I Love This Story

For those who don’t know, I am an ordained minister, and as such, it was my honor to serve Methodist churches in North Carolina and Georgia (during my seminary days) for over 15 years. And out of all the stories I’ve collected, this is my absolute favorite. In all fairness to the church involved, I won’t mention the name.

But you know who you are. And we had a blast.

file0001542951705Once upon a time, the way all good stories begin, I served a small church with a very good choir. Some members could read music, and others couldn’t. But they had that natural harmony that comes from singing together for years. Even when learning new songs, it only took 2-3 times for them to fall into those natural harmonies that are so common among country choirs and southern gospel quartets.

And as good Methodists, we did something once a week that is vital to any group spiritual endeavor. We went to McDonald’s. In the summer we had ice cream and in the winter we had coffee. And this particular summer night, the choir director noticed an advertisement for McDonald’s Gospelfest. The fact that it was attached to a five foot tall cardboard cutout made it pretty easy to spot. After looking it over for a minute, she turned to me and said, “Preacher, we’ve got a pretty good choir, don’t you think?”

“We have a very good choir,” I agreed.

“You know, we probably wouldn’t come in first or anything, but I bet we could do pretty good in this. I’d love to enter us in this,” she said, her head filled with visions of standing on the stage.

“OK, sign us up,” I said since I sang with them most Sundays.

She looked at the form again. “I would, but I need to see who is interested. Plus, the entry fee is $25.”

“Don’t you worry about that,” I said. “If they want to do it, I’ll bring you a check first thing in the morning.” With that she ordered her ice cream and headed to the table to start the campaign. And to make a long story a little shorter, I brought her the check the next morning, a big smile on my face.

The next month or so we spent a lot of time rehearsing a couple of our best songs. One up tempo piece and a second more contemplative number with some really nice harmony. When word got out hat we had our official entry packet and were going to the regional competition, one member bought the choir new music folders and another member paid to have all the choir robes dry cleaned.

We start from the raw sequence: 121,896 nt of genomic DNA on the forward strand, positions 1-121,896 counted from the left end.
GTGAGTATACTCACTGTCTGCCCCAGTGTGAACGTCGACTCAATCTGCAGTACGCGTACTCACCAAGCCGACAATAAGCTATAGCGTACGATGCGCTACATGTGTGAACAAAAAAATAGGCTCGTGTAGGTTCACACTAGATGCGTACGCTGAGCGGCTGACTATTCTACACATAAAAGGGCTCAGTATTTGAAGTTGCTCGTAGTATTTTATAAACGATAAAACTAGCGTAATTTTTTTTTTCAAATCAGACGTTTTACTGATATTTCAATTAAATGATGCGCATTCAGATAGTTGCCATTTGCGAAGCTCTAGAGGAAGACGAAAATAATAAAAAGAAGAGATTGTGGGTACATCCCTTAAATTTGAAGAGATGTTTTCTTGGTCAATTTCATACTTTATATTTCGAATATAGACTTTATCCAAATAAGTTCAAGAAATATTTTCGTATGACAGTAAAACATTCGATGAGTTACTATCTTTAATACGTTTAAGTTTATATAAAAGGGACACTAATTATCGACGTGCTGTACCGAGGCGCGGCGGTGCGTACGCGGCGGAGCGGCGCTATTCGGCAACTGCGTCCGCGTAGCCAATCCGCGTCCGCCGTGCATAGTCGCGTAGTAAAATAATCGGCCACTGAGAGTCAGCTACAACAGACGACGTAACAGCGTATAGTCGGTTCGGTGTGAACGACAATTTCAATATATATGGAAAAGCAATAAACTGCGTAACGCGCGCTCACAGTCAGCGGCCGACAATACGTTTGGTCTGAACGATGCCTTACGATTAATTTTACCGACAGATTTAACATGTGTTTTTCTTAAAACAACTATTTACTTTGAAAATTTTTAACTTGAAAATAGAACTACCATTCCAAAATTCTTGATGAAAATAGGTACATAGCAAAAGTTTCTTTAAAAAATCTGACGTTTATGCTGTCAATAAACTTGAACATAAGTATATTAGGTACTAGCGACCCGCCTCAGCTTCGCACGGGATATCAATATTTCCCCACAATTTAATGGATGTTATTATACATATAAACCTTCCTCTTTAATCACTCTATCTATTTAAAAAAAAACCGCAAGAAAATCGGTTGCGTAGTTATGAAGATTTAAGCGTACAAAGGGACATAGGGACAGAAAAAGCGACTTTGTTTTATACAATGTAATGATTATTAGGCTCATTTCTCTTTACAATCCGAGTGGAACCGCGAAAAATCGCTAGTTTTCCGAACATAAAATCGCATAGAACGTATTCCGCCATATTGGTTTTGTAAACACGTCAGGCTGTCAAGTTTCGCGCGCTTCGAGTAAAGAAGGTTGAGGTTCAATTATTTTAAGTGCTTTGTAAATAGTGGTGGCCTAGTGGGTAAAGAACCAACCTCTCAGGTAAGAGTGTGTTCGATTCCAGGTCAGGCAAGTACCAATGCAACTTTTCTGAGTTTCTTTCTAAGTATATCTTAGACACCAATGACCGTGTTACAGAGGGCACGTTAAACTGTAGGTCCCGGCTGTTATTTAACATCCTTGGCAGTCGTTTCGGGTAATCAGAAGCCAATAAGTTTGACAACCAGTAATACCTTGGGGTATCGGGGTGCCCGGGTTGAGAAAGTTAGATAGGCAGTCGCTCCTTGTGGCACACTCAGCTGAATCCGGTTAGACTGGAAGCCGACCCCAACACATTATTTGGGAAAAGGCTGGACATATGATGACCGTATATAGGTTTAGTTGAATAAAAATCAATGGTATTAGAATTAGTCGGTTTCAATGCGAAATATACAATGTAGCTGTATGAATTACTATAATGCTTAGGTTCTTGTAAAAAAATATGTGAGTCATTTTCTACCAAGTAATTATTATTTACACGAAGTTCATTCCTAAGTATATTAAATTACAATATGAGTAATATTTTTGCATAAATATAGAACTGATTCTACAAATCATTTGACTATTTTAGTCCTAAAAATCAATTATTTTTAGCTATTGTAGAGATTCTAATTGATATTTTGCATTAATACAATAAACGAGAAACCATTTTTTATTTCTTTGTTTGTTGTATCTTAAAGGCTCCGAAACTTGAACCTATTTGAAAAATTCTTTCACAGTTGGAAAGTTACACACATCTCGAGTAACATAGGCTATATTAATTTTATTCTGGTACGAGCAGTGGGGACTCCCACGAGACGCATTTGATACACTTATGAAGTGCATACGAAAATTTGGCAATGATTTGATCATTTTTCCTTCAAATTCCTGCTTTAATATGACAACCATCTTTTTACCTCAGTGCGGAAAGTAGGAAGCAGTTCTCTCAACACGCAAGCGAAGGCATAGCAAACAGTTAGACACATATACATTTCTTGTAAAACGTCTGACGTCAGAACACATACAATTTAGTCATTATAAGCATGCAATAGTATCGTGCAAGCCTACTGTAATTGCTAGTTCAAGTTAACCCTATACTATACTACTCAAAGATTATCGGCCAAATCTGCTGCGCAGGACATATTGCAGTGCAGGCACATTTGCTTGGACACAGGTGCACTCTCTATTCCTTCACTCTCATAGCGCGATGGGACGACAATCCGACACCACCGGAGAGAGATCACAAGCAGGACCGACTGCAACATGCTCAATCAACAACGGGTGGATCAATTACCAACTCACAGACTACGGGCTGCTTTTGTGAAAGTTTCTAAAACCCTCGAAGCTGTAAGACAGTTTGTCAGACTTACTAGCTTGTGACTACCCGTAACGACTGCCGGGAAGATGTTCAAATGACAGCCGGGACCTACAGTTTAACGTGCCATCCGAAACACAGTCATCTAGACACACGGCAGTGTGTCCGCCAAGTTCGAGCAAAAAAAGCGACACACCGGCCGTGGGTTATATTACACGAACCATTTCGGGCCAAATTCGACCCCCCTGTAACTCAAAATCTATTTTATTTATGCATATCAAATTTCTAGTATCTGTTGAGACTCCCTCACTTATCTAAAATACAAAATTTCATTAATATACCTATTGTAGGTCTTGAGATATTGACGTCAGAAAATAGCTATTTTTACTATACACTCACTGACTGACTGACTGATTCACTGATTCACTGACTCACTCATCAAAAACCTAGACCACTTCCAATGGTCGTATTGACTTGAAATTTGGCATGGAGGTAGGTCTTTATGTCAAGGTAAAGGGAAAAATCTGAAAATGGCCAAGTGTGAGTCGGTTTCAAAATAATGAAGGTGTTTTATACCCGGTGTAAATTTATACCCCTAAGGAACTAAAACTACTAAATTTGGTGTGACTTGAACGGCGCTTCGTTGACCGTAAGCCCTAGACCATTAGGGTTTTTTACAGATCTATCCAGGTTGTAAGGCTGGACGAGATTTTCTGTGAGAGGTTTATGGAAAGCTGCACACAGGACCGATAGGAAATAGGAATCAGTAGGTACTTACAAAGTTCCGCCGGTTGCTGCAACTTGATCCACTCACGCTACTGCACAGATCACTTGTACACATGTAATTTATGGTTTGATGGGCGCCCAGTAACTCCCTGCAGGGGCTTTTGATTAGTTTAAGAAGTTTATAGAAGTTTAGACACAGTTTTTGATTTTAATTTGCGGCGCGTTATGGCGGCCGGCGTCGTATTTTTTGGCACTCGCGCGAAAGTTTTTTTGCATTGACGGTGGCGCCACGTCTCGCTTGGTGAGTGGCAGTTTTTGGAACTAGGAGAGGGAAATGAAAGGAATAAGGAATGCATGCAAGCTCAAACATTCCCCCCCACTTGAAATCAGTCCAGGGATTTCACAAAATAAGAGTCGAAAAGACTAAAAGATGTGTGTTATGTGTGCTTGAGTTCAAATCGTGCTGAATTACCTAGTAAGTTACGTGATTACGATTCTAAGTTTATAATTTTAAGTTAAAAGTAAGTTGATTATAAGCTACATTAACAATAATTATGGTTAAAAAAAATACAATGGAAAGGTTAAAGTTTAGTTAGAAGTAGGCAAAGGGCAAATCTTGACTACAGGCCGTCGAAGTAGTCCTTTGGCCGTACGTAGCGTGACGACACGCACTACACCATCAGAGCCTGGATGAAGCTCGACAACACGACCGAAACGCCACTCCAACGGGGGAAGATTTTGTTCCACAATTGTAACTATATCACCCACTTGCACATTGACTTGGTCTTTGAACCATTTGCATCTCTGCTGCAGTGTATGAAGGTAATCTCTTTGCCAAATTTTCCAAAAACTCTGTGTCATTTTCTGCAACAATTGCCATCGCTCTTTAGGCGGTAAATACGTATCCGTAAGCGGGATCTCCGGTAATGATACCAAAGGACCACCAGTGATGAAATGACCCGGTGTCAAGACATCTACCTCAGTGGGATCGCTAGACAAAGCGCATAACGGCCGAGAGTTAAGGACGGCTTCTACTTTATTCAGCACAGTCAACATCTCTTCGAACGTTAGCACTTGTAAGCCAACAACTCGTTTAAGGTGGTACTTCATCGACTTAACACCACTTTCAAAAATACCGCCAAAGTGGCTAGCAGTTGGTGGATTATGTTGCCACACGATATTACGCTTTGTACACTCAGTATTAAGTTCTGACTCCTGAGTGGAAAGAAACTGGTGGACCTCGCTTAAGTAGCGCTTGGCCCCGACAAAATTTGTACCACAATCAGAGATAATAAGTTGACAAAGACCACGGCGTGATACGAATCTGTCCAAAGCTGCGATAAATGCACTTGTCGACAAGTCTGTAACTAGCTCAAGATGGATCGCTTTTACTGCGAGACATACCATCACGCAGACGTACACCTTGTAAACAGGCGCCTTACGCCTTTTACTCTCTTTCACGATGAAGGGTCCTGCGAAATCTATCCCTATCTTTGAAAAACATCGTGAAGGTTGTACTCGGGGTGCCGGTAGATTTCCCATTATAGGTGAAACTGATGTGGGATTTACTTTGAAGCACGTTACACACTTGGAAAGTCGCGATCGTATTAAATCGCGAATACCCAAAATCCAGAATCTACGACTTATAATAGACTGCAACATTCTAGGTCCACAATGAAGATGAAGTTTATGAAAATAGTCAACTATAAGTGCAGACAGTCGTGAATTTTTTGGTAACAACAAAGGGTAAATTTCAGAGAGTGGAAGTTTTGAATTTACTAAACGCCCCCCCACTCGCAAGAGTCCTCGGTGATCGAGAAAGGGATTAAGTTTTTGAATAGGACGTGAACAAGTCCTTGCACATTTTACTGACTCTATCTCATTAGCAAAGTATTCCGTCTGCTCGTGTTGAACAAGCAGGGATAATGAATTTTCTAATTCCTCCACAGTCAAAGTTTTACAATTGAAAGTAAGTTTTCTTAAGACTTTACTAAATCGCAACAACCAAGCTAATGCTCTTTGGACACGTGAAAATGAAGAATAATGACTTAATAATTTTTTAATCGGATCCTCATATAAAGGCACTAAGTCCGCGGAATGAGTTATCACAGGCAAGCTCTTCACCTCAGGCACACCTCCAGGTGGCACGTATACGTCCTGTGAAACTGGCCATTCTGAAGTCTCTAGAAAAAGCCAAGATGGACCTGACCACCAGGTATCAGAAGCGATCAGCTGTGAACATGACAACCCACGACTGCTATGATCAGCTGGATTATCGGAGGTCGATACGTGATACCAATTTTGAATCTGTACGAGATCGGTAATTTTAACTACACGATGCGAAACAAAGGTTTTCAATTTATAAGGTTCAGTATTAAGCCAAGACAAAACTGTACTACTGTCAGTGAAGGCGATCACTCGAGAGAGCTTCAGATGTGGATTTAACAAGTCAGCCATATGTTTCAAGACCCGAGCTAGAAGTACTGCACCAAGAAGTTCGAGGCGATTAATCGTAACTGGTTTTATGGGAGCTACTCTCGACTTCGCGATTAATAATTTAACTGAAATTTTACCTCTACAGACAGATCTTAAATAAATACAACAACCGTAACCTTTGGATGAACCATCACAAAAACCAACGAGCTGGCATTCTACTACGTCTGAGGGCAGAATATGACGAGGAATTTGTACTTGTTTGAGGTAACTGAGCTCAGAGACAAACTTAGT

We were gonna be stylin’ for sure.

And I kept smiling.

When the big day came, we headed to the church Greenville, NC. We made for an interesting caravan. We had a Mercedes, an old farm truck, a 10 year old Chevy Cavalier, a Pontiac GTO, and a big old gunboat Buick rolling toward the venue. When we pulled up in the parking lot, one of the passengers in our car (the Cavalier) said, “You could put our whole church in their sanctuary.”

We all piled out, got our new folders and freshly cleaned robes, and made our way to the building. There were a lot of nice people milling around in groups outside, and many of them smiled and waved at us.

I smiled and waved back.

I noticed the choir director looking around, and when a greeter opened the door and let us in, she really started looking around. Within a couple of minutes a nice lady showed us to the Sunday school room we would be using to change into our robes and otherwise make our preparations. Just about the time the door clicked shut, the choir director grabbed my sleeve, moved in close, and said seven words I will never forget.

Preacher, we’re the only white folks here!

I looked at her and said, “I know.” Did I mention I was still smiling?

“Preacher, what are we going to do?” About this time, she was the whitest of the white folks there.

“We’re going to sing,” I said. “I paid $25 to see this.”

“You mean you knew the whole time?”

“Uh-huh. Didn’t you notice the lack of folks with white pigment on the cut out? Didn’t you notice all the happy black people singing to Jesus like singing was going to be outlawed tomorrow?”

She just stared at me. And by this time, so was everybody else.

“Look,” I said, “We are something of a novelty here. But that’s OK because we all have two things in common. We all love Jesus, and we all love to sing. So we’d better get robed up and get out there because we’re number four.”

So, we put on our freshly laundered robes, checked the music in our creaky new black folders, and made our way to the sanctuary. There were a lot of smiles and a few thumbs up from folks as we headed to our assigned seats. “You know,” the director said, “this might not be so bad.” I agreed, and the MC took the stage.

And then the fellow behind the Hammond B3 tore the keyboard off that thing and the first choir just demolished the crowd with their two numbers. They flat turned it loose. As did the second choir. And the third. Pouring out songs like The Blood Will Never Lose Its PowerBless His Holy Name, file000205431503I Just Want to Thank You, Tell It, and The Lord is Blessing me Right Now.

Then, we were up.

And the room went quiet.

Folders opened, the director nodded, and the pianist hit the first chords of Lord Build Me A Cabin in the Corner of Glory Land. Yeah, THAT one. The one written by bluegrass legend Bill Monroe.

Did I mention we were really white?